“Early reports to a phone line that we have set up to field concerns regarding the election indicate that confusion, irregularities in distribution of ballots, use of ad hoc ballot substitutes (such as photocopies of sample ballots), redirection of voters to one precinct after another, long lines and waits, and complete denial of the right to vote occurred in many instances,” Jeffrey Mittman, executive director of ACLU of Alaska wrote to the city.

The municipal clerk’s office by law must print ballots for 70 percent of registered voters in Anchorage, but did not. Jacqueline Duke, the deputy city clerk who is responsible for elections, didn’t prepare enough ballots because she expected a low turnout, based on previous elections, Hensley concluded after investigating the incident.

In writing to the city, Mittman said, “disenfranchisement of voters for no better reason than the simple unavailability of ballots is wholly unacceptable.”

In 2010, Anchorage reduced its election budget and cut an election coordinator/deputy municipal clerk position.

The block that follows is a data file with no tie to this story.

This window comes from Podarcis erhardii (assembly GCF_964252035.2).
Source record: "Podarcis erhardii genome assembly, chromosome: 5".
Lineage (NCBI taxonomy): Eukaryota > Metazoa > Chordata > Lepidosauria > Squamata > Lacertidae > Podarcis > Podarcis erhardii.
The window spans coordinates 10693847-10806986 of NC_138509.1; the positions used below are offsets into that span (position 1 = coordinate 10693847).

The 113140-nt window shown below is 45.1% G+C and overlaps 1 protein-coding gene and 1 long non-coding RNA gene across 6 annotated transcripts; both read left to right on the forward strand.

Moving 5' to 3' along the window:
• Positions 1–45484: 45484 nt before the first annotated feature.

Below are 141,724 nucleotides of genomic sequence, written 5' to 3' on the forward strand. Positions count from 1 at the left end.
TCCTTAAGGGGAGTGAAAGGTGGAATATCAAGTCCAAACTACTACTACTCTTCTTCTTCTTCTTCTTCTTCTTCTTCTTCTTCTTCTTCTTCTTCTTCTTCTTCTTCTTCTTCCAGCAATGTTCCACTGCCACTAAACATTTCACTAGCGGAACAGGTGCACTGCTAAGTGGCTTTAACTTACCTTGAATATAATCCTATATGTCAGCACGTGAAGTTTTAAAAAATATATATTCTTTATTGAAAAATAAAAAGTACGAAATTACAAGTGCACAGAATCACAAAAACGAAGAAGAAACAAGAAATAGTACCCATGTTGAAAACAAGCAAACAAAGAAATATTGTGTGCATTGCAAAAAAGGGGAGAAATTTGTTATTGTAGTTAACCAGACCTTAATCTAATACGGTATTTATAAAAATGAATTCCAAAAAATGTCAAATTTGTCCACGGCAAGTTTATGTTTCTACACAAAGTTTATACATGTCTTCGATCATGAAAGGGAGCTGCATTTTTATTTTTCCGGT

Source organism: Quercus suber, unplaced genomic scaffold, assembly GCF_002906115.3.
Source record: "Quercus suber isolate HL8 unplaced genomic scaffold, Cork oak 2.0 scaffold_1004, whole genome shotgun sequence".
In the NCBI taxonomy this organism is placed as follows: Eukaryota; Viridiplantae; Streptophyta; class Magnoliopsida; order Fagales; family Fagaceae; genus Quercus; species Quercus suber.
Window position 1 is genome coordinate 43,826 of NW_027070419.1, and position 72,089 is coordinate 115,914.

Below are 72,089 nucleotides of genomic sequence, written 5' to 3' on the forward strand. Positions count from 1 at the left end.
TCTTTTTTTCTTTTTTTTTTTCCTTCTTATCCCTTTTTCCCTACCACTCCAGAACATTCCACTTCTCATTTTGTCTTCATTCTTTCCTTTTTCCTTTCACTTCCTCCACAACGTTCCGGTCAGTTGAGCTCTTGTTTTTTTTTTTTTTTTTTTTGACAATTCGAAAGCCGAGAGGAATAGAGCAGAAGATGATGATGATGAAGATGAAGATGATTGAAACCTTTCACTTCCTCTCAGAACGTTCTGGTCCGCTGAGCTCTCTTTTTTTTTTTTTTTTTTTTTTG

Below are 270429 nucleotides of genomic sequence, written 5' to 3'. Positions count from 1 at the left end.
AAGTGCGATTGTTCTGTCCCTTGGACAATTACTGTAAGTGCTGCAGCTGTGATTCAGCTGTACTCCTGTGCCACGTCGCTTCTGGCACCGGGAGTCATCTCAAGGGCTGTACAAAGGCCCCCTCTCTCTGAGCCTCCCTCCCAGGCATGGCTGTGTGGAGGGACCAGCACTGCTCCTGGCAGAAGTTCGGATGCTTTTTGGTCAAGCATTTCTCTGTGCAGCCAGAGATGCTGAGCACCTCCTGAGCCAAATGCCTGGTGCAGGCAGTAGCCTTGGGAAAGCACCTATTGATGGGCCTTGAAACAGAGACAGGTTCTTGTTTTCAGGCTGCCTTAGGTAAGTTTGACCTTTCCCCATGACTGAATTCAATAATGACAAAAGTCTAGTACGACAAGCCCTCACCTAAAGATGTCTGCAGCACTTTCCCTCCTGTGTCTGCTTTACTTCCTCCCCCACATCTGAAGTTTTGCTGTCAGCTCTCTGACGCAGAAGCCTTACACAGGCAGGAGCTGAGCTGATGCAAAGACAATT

The impact of budget cuts on elections is hard to measure because few counties keep track of election costs, said Ernest Hawkins, board chairman of the Election Center, a non-profit made up of government employees working to improve the election process, democracy and voting.

“Local governments are trying to cut, trim and squeeze,” Hawkins said. “Each jurisdiction is justifying their expenditures, including election costs.”

Costs of new IDs
Many states with new voter ID laws are picking up the cost of issuing photo IDs for voters who cannot afford, but will need, ID to vote. Estimated state costs for providing photo IDs and related documents range from less than $1,000 into the millions.

Through June 11, the Kansas Department of Revenue issued 44 photo IDs that cost the state $22 each. In the same time, the Kansas Department of Health and Environment issued 40 birth certificates at a cost to the state of $15 each.

Virginia lawmakers have proposed free IDs, but that measure will cost $7.91 million to $22.59 million, according to the Commonwealth Institute for Fiscal Analysis, a Richmond, Va.-based independent nonprofit that researches economic issues, with particular attention to the impact on low- and moderate-income persons.